Monday, May 27, 2013

Using CBCT to Identify Vertical Root Fractures - Use of Filters

When we incorporated CBCT at Superstition Springs Endodontics, we hoped that it would be useful in identifying vertical root fractures.  There is a significant learning curve with the use of CBCT and identifying vertical root fractures may be one of the most difficult things to interpret.  The partnership with a good oral radiologist has also been an important part of learning to interpret CBCT.

In the past we have had to use clinical judgement, including presence of long, narrow periodontal pockets, j-shaped lesions as possible signs of vertical root fracture. However, those signs alone may also be caused by other conditions, not related to root fracture. Microscopic visualization was the most certain way to make this diagnosis. Too often, vertical root fracture is used as an excuse to remove a tooth without adequate evidence.

After more than two years of experience using high resolution, focus field CBCT in root fracture diagnosis, many consultations with the OMF Radiologist, we are more comfortable in diagnosing root fracture using CBCT, but the reality is that it is not always possible to see root fractures using CBCT.

Since the diagnosis of vertical root fracture (VRF) typically leads to extraction, it is our responsibility to be confident in that diagnosis.  In order to definitely see a root fracture using CBCT, it seems the fracture has to open up to some degree.  The more separation between fractured pieces, the better chance of making a definitive radiographic diagnosis. However, most vertical root fractures I see, do not have separated pieces.

Another challenge with identifying root fractures with CBCT is interpreting the difference between artifact (radiographic scatter) and actual fracture in the root.

Sometimes, a fracture cannot be seen with CBCT, but the bone loss pattern adjacent to a fracture can be seen. These bone loss patterns, not evident in traditional 2D imaging, can help identify the presence of a vertical root fracture.  Even with CBCT, all information has to be evaluated and weighed and a judgment to be made.  The only sure way is to see the fracture.  CBCT does allow us to "see" the fracture in certain instances but not all.


The following case would be typically diagnosed as a root fracture due to the bone loss pattern in the crestal area and into the furcation area as well as a long, narrow 8mm perio pocket on the ML surface.  There is however, coronal leakage under the mesial margin which could be a source of re-contamination of the root canal.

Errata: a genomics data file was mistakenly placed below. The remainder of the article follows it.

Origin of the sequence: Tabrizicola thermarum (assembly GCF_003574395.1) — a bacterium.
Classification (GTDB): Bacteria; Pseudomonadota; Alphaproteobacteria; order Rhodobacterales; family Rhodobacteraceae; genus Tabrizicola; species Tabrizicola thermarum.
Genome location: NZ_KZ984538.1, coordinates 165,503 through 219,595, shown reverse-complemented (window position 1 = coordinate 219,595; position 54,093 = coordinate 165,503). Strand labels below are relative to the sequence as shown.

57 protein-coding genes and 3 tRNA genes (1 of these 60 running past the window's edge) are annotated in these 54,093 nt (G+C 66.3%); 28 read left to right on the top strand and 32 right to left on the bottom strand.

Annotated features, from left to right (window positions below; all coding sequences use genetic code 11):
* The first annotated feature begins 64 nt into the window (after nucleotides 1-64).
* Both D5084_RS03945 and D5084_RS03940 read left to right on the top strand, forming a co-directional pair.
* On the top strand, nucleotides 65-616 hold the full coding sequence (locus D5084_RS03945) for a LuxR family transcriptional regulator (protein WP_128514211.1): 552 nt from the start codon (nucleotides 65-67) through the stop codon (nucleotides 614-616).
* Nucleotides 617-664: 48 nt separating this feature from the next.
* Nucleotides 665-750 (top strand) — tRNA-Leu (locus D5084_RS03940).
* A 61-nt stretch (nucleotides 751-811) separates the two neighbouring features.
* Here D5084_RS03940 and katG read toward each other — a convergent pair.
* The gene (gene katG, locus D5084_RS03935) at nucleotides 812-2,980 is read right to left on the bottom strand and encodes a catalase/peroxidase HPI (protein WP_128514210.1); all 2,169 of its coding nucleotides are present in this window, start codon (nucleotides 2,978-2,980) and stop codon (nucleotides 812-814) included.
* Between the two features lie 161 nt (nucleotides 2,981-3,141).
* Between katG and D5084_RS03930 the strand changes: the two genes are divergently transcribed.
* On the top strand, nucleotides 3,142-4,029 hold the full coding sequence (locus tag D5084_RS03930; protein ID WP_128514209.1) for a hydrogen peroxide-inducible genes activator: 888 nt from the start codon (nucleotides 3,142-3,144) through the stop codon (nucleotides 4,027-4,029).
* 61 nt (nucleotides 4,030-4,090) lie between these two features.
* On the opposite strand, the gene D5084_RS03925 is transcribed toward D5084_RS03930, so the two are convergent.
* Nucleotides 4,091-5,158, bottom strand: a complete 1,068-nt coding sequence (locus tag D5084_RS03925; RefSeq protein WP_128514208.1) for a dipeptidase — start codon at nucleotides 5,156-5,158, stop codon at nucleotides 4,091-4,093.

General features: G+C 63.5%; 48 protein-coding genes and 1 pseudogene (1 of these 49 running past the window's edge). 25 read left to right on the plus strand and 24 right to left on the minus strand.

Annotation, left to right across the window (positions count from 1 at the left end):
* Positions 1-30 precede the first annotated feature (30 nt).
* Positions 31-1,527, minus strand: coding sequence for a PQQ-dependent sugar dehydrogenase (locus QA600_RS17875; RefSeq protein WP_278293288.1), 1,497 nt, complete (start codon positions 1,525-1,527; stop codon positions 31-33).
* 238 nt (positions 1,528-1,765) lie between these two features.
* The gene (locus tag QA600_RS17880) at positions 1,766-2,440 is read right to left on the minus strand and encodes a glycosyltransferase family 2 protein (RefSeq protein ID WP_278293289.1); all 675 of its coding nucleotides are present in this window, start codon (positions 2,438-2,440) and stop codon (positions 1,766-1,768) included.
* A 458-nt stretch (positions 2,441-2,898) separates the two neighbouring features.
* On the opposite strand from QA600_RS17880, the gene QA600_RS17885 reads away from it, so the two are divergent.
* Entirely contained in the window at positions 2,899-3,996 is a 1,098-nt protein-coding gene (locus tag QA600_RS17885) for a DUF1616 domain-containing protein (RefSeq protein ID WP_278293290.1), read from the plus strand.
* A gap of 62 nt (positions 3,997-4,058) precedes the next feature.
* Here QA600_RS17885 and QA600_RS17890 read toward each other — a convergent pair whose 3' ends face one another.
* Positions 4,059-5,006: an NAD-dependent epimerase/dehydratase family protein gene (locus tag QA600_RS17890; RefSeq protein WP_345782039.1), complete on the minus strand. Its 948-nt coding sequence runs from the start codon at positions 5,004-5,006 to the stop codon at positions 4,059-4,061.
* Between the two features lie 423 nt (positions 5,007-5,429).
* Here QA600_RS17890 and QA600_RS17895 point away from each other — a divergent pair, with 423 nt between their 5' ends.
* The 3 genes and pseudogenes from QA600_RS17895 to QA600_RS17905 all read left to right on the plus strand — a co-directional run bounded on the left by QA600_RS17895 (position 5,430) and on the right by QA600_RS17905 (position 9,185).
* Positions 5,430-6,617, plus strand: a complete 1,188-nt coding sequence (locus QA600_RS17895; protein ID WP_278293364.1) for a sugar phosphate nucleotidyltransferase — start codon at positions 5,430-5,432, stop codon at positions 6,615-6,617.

CBCT shows a long, periodontal breakdown on the lingual surface of the MB root - typical of a VRF.  Axial view also show the narrow bone loss in the same area - suggestive of a VRF.

Closer look at the axial view shows what appears to be a separation of the palatal side of the MB root.  This is a VRF - seen clearly on CBCT.

Rotation of the image, giving a palatal view of #14, shows a horizontal fracture in the MB root.

With these radiographic findings as well as the clinical findings, a confident diagnosis of vertical root fracture can be made.  Extraction was recommended in this case.

Wednesday, May 22, 2013

9.5 Year Recall of Apicoectomy

Last post, talked about how apicoectomies can be used to save teeth and the periodontium - tissues whose form and function are never truly replaced by dental implants. As a follow up to that post, here's a 9.5 year recall on an apicoectomy.

 This patient has crowns on #6-#11.  Tooth #6 is causing a localized ache, affected by pressure and chewing. #6 is sensitive to percussion with normal probings. DX:  Prior RCT with Symptomatic Apical Periodontitis (SAP). The margins are suspicious, but apical surgery was chosen to address the infection without disturbing the existing crown.

Apicoectomy completed, no root fractures seen with microscope. MTA retrofill.

9.5 year recall.  Tooth is fully functional, asymptomatic with radiographic healing.  Apicoectomy has preserved the tooth and the periodontium for an extended period of time.

Monday, May 20, 2013

Apicoectomies Save Teeth

Endodontic surgery has an established record of success.  Modern materials and equipment (microsurgery) make it even more successful.

In a recent updated meta-analysis of the literature regarding endodontic surgery (Tsesis et. al.), a successful outcome of endodontic surgery was seen in 89% of patients at 1 year.  It also pointed out that modern materials and equipment (MTA and microscopes) are associated with better outcomes.

The following case shows the benefit of endodontic surgery, use of CBCT in surgical planning, and the surgical correction of endodontic overfill.

This root canal was done by her general dentist 3 months earlier.  As you can see it is overfilled, post placed, crown prepped and ready for new crown, but patient continues to have symptoms with the tooth.

CBCT taken to evaluate the root morphology. It is clear that this is a single root/canal.  (The canal has an oblong shape)  It was chosen to treat this tooth with apical surgery to preserve the restorative work that has been completed and assure that the overextened gutta percha is removed.

Apicoectomy completed with MTA retrofill.

9 month recall show complete healing of the periapical lesion, tooth is fully functional and asymptomatic.  This procedure saves the patient significant time and money over extraction and implant placement.


Outcomes of Surgical Endodontic Treatment Performed by a Modern Technique: An Updated Meta-analysis of the Literature
Igor Tsesis, Eyal Rosen, Silvio Taschieri, Yoel Telishevsky Strauss, Valentina Ceresoli, Massimo Del Fabbro

Journal of endodontics 1 March 2013 (volume 39 issue 3 Pages 332-339 DOI: 10.1016/j.joen.2012.11.044)